Spiced Apple Pie

Serves: Makes 8-12 slices
Approx cost: €2
Approx calories (per serving if cut into 12 slices): ~395
Approx preparation and cooking time: 40 mins

[dropcap style=”font-size: 60px; color: #0B0B61;”] W ith Autumn fast getting into full swing, as I noticed in my previous post, as well as the rather chilly, rainy, grey weather we’ve been having of late I thought, what better time than to crank out an apple pie. I’ve got vast quantities of apples at the moment so we’re eating a great deal of baked apples made in my wife’s new slow cooker. My wife also recently made some “Apple Butter”, in the same vein as this type of recipe. I have to say I haven’t actually had an apple pie in ages, and for sure I don’t think I’ve ever made a deep pie. I normally make my pies on a dinner plate but they’re far from an ideal shape 😀

The recipe below will make a really large pie. 8 large slices, or still 12 decent ones, so you’ll need to ensure you have a pie dish large enough. I think the pie dish I used is about 40 cms in diameter, so quite sizeable, and I actually ended up taking half of it into work the next day to “share the love” so to speak. Now it’s a well known fact that cinnamon pairs with apple like bread with butter, but I wanted to mix in a few extra spices, just for some extra excitement. Freshly ground cardamom, cloves and nutmeg all go really well in an apple pie, and the almonds on top provided a lovely nutty texture. I used sweet, eating apples, so I mixed the spices with sugar and lemon juice – the lemon really lifted the apples, giving a delicious background “zing”, although if you’re not using eating apples, but more sour cooking apples then you could probably omit the lemon juice. Have a good Wednesday (half way through the week, yay!) and enjoy! :)


Spiced Apple Pie ingredients

  • 500g Plain Flour
  • 120g Butter
  • 120g Vegetable Shortening
  • 60g Sugar + 40g for mixing with lemon juice
  • ~6 Eating Apples
  • 0.5 tsp Ground Cloves
  • 0.5 tsp Ground Cardamom
  • 1 tsp Cinnamon
  • 1 tsp Ground Nutmeg
  • 60g Flaked Almonds
  • Juice from ~half a lemon
  • 5-6 tbsps Milk + 2 for brushing the pastry with


  1.  Now you could use a food processor for this, but if you don’t have one or prefer to do it by hand, add the Flour, Butter, Shortening and 60g of Sugar into a bowl. Chop the fat up with a knife into small chunks and then rub between your finger-tips until you’ve achieved a “breadcrumb” like consistency. You could alternatively use 240g of Butter, instead of half / half, but the pastry will be very rich in this case.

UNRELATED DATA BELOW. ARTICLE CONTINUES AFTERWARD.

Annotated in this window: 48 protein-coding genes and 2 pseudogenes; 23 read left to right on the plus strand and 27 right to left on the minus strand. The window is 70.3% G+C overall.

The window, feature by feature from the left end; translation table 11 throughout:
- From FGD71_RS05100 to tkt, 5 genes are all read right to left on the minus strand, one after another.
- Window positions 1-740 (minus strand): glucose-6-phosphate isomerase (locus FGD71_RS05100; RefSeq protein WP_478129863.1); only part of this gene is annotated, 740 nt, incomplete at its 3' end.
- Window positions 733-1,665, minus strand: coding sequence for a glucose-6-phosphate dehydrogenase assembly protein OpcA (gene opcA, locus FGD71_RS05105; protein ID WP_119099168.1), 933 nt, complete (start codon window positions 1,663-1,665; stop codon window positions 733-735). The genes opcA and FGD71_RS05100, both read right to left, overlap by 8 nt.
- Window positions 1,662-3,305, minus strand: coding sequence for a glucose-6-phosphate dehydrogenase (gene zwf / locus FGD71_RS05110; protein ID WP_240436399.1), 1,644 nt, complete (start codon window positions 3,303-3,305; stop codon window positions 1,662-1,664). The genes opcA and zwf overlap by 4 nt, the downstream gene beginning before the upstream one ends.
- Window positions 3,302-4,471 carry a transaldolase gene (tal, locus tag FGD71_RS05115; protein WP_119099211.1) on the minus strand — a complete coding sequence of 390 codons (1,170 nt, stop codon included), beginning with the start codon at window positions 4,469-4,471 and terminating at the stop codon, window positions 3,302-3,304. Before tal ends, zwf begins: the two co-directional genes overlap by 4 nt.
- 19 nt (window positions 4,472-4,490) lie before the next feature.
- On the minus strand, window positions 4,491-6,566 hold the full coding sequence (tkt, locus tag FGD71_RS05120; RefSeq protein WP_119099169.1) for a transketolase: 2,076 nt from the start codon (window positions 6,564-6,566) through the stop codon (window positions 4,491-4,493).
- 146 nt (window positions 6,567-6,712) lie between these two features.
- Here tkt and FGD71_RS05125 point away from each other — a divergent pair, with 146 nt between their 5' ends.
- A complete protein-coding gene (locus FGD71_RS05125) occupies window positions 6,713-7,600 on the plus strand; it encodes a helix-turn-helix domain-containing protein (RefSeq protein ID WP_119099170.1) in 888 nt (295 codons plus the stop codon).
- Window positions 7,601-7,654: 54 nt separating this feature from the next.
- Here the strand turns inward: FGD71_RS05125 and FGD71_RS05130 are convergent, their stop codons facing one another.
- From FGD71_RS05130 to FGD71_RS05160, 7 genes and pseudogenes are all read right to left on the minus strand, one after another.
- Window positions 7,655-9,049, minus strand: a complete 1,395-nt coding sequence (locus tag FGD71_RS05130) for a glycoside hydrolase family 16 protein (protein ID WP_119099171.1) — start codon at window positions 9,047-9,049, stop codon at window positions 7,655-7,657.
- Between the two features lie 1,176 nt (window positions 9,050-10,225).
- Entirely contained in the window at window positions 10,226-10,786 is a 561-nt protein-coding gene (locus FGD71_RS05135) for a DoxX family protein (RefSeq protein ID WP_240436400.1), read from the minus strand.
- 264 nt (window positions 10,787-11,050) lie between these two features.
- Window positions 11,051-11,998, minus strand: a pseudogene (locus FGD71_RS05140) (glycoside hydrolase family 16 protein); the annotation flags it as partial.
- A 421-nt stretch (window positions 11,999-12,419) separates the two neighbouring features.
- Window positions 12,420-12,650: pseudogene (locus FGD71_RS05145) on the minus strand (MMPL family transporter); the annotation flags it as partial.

Mixing the flour and fat
  2. Add about 5 -6 tbsps of Milk to the “breadcrumb” mixture and mix well with a spoon until you’ve formed a non-sticky pastry dough. If necessary, you may need to adjust the amount of milk added, or sprinkle in some extra flour to ensure the dough is smooth and manageable. Take your pie dish and rub the inside with some butter to ensure the pastry doesn’t stick to the inside. Once done, take about 2/3 of the pastry, transfer to a floured work-surface (I used rice flour) and then flour your rolling pin and roll out the pastry. As long as you keep the top floured, the easiest way of doing this is to give 2 or 3 rolls and then rotate the rough 90 degrees. Once the dough is about 0.5 cms thick (I like a thick crust, but you can make it a bit thinner if you like) gently pick it up and transfer to the centre of the pie dish. Push it down on all sides to fill out the edges of the dish and then trim away the excess from the top. Some people fill their pastry cases with beans, while baking, to prevent bubbling. Personally I find that sticking the base all over with a fork does a good job as well! Preheat the oven to about 190 degrees Celsius and bake the pastry case for about 10 minutes, or until starting to turn a more golden colour.
    Lining the Pie dish
  3. While the base is cooking, peel and core the apples. Slice thinly. I used a mandoline to get even slices, very quickly, but you can also use a knife. When the base is ready, allow to cool for 10 minutes or so before arranging the apple slices inside the crust. Sprinkle the top with the flaked almonds and then mix your cardamom, cloves, nutmeg and cinnamon with the remaining 40g of Sugar and the Lemon Juice in a small bowl. Stir well and then spoon the mixture over the apples and almonds.
    Pouring on the lemon juice
  4. Take the remaining pastry and roll out again on a floured surface to a similar thickness as the base. Gently lay over the pie and press into the edges to seal up. Make a few cuts in the centre with a knife to allow hot air to escape and then, using a pastry brush, “paint” the top of the pie with the remaining 2 tbsps or so of Milk. Place in the oven (which is hopefully still on, at 190 degrees Celsius, if not you need to heat it up to this temperature again) and bake for about 10-15 minutes, or until starting to turn golden brown on top.